The included vehicle is a small dump truck, the like of which has been seen in LEGO form for at least 39 years. With 4 wheels, mudguards in yellow, and a steering wheel attached to a blue mount, this vehicle is similar to other forward hopper dump trucks we have seen previously. The driver is quite close to the back, however, and doesn’t have any form of protection. This is the kind of workplace health and safety consideration that we became accustomed to over the years, before roll cages and back supports were introduced. The hopper can handle a reasonable load, or just transport a pick and shovel. It easily fits in with other similar vehicles seen in Town and City Themes over the years.
An oddity for this build is what appears to be a display cabinet, containing a gold nugget. Sitting on a cupboard, this glass case contains a demonstration gold nugget, suggesting that ‘this is an example of what we a looking for’. Or perhaps it’s a safe, or a museum display piece. One thing that baffles me: the box art shows a spider climbing out of the cupboard. Great new for arachnophobes out there: you won’t ever open this cupboard to discover a 3×3 spider hiding in side. The thing just does not fit in there. Relax.
This year we see two recolours of the spider which debuted in the Jungle sub-theme last year in red. Here is is glow in the dark white/green, and we also see it appear in cool yellow in this year’s Elves sets. while we are here, lets briefly touch on ‘Glow in the Dark’. We recently discussed Fluorescence – where a substance emits light of a different wavelength to that which is striking it. In this situation, energy is rapidly dissipated as light, as excited electrons return to their base state. Glow in the Dark toys demonstrate phosphorescence, where the energy obtained is released much more slowly, and it is this slow return to the base state that releases light, when there is no further excitation occurring. The chemicals involved today are typically zinc sulphide or strontium aluminate, which are mixed into the plastic.
The graphic for the mining sub theme features our sweating mini figure’s head with things blowing up behind it, and indeed, things blowing up is the nature of the play feature we see included in this set. We build up a small rock pile, using medium and dark stone grey elements. There is a sliding rod, to which we attach a stick of dynamite. Pushing this into our pile raises a lever, which in turn pops open our rock pile, revealing another gold nugget. Our mining engineer has a small plunger to enable the detonation, and her expression suggests she gets a certain satisfaction out of seeing things of ‘Boom’. Certainly, this is a great play feature, and I found myself using it several times before I realised I had other things to get on with…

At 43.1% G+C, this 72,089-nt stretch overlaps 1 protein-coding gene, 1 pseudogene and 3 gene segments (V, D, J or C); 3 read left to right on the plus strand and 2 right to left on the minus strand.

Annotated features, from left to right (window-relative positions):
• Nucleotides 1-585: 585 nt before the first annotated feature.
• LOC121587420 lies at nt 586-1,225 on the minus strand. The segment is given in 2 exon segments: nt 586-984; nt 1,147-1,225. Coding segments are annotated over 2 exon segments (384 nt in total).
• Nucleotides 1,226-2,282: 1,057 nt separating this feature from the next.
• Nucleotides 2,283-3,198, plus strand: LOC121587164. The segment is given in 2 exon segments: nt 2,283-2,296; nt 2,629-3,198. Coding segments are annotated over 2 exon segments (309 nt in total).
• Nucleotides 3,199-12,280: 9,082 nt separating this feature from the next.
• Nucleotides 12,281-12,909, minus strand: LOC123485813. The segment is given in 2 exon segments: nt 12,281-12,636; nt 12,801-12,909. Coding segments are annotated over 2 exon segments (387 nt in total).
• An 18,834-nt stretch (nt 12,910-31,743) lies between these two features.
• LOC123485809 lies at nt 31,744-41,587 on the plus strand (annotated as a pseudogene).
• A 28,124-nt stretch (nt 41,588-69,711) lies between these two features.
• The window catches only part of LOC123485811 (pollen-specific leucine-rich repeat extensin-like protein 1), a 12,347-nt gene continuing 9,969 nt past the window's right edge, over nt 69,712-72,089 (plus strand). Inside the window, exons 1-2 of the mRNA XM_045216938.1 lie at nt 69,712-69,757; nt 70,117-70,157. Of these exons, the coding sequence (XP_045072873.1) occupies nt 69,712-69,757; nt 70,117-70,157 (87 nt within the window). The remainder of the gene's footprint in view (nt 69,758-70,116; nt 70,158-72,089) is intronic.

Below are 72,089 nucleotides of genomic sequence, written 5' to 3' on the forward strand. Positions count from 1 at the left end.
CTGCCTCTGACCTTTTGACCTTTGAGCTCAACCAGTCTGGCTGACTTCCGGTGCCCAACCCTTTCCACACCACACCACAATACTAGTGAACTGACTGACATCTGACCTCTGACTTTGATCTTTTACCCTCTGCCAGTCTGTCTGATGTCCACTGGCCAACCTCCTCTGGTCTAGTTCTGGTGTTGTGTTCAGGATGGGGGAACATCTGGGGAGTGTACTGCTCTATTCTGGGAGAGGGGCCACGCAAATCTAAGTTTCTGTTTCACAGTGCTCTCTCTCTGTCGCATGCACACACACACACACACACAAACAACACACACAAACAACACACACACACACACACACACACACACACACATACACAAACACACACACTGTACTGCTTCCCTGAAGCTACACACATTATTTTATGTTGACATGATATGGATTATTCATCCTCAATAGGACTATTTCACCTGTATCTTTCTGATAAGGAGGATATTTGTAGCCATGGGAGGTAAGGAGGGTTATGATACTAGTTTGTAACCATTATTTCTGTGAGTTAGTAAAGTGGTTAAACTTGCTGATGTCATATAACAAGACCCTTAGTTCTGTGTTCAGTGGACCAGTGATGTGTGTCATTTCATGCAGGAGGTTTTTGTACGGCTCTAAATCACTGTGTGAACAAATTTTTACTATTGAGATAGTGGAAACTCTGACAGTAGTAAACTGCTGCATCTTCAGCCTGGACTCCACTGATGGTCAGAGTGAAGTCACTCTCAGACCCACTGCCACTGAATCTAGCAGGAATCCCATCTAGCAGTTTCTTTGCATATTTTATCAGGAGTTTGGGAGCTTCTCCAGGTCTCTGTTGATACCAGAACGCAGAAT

In summary, this is a great set to accumulate a few of mining figures, although the miners helmets with the lights on the front are the only things that establish their identity as miners: just about any adventure/construction/city utilities theme could be adapted to with the use of alternative headwear. Even the jacket with the mining print on the back is not so unsubtle as to not have other uses. I remain confused about the display case, and its role in the wilderness. If you build up a mines operation office however, it might just be perfect!
I am yet to see one of these sets that does not hold any appeal. So much action in a small set, for a reasonable price, it can be incorporated easily into a larger mining layout, or general city outskirts region. I like the minifigure selection, and appreciate that each of the figures have their own character shining through. I give this set three and a half out of five Arbitrary Praise Units.
I have see a number of sets in this year’s city lineup shouting out to previous models appearing in Classic Town or City, and given the 40th Anniversary of the minifigure, I am not sure that this is entirely unintentional. Certainly, there has been a significant change in the ways sets are designed and the final aesthetic used. The degree of greebling, the shift from four wide to 6 or 8 stud wide trucks, evolution of colours and new moulds. However, I find the dump truck in this set appealing because, while it features predominantly newer elements than were seen in 607, it retains a good deal of the spirit of that model.
What do you think is the most interesting ‘revisited’ model or theme in this year’s City lineup? Leave a comment below. While you are there, why not subscribe to the Rambling Brick as we explore some of these other sets during the year.
In the meantime, Play Well.